Every once in a while, one finds one’s name in the spotlight.
Such was the case in Sacramento, CA on Nov. 28 that The Great American Pinup assembled, with live bodies and with disembodied voices. David Koehn, Victor Schnickelfritz, and Shawn Pittard appeared before a brave crowd who weathered the second and coldest night of what was described as an “arctic blast.” Geraldine Kim fell prey to a virus (as did Matthew Schmeer’s voice on several pieces that were played). Richard Jeffrey Newman as well as Schmeer were featured via recorded voice.
Victor was the host of the evening and after briefly rehearsing the history of the two-year-old blog and what it has endeavored to achieve over that time, he read the opening piece of the evening entitled ”Wonder”.
Then Matthew Schmeer’s “accountant” picture floated above the crowd like an avenging ghost while his voice was heard reading: “Raisin Ode,” ”Waiting,”“Poemsauce,” “Outside Banning, California,” “Driving My Mother to Her Grave,” and ”1-800.”
Victor read two more poems that illustrated his interest in merging the spoken voice with the singing voice that “quotes” pop songs and other varieties of song, similar to the way selected lines of verse were sampled in poems written in the past when persons, who kept many lines in their heads, would recognize them. The first one, ”Ohrwurm” referenced Antonio Carlos Jobim’s “Agua de Beber” and the second one, “Tent of Maybe, Dream of Home” referenced an obscure Paul Simon song entitled “The Teacher.”
David Koehn then read from his re-released chapbook of poems called Coil. In one of these poems he attempted to “jump the crowd” (see below) in describing how one fishes with a net.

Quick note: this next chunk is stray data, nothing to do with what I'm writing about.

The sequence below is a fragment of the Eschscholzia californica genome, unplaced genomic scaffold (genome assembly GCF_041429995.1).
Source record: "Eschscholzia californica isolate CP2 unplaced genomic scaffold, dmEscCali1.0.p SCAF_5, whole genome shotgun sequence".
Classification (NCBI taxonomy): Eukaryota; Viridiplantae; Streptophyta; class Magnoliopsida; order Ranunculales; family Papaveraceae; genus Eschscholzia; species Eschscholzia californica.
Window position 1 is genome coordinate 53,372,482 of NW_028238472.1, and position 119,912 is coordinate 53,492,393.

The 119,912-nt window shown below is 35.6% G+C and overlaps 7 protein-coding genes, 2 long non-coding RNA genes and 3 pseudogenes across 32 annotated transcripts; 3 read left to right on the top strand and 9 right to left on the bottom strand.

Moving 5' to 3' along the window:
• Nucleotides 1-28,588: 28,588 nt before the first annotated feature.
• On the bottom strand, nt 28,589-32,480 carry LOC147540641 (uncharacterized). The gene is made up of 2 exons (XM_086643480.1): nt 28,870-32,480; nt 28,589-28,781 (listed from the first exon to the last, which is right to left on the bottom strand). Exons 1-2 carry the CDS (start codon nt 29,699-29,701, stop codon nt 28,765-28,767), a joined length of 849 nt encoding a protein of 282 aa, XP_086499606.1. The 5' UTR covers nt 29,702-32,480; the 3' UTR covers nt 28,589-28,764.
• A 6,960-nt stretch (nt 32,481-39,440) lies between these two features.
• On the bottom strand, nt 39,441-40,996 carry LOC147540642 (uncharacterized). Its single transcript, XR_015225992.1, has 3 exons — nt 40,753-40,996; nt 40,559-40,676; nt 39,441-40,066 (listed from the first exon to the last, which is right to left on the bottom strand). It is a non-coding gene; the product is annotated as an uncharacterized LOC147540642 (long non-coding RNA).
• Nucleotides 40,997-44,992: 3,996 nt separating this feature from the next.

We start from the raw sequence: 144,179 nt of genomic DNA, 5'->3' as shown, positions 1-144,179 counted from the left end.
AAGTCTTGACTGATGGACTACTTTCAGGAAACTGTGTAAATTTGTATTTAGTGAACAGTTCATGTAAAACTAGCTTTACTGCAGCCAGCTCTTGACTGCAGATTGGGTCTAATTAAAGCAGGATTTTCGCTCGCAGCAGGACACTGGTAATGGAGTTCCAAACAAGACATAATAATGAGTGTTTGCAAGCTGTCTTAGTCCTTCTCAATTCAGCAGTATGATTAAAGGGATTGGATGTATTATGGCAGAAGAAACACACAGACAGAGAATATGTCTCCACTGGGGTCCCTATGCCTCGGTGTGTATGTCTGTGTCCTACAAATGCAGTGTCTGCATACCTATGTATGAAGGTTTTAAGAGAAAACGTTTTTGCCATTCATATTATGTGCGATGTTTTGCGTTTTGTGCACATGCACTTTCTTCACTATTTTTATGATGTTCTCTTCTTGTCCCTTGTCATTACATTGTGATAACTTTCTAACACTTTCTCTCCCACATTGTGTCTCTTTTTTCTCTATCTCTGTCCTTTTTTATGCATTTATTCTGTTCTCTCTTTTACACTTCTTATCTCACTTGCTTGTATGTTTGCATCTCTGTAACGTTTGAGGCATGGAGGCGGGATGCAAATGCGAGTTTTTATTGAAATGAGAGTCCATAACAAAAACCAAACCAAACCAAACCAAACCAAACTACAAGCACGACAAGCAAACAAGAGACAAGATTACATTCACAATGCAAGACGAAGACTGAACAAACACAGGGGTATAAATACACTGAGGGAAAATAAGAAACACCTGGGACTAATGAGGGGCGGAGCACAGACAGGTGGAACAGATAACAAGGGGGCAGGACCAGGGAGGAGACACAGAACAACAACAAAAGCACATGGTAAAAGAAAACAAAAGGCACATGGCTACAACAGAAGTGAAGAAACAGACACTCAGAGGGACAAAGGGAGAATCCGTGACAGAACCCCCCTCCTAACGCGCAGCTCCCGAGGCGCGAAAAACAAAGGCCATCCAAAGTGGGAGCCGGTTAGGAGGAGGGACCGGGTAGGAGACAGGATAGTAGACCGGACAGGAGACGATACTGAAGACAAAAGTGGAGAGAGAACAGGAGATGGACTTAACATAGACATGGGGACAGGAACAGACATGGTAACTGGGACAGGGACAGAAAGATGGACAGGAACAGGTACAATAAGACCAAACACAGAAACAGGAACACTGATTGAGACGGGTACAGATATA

Then, like a latter-day Bob Dylan, Koehn switched to his “electronic set” and read a poem of his that was so new it had not yet been transferred to paper.
Then the soulful baritone voice of Richard Jeffrey Newman hovered in the chill air as it went through ”Because”, “After Saying Goodbye to You Three Times in Three Days,” “Dear Yoon,” “Dear Ji-in,” “After Dancing in the Diana Nightclub with a Woman My Friend Paid For Against My Wishes,” and ”The Silence of Men”.
Shawn Pittard finally rounded off the evening by reading from his Oct. 24, 2006 post about Robinson Jeffers. He explained how The Great American Pinup has been a venue where he has taken great pleasure in exploring what he had to say before he knew what that was. Then he read the poem that is found on the Oct. 24, 2006 post by Jeffers entitled, “Birds and Fishes.” At long last, wishing every one in the audience a speedy recovery from their frostbitten tissues, he read a poem that had been inspired and influenced by the Oct. 24 post.
The crowd shuffled their feet to get their circulation going, and the hope was that fond thoughts of the evening would continue to circulate through the dark of the Sacramento night and through the interstices of the world wide web.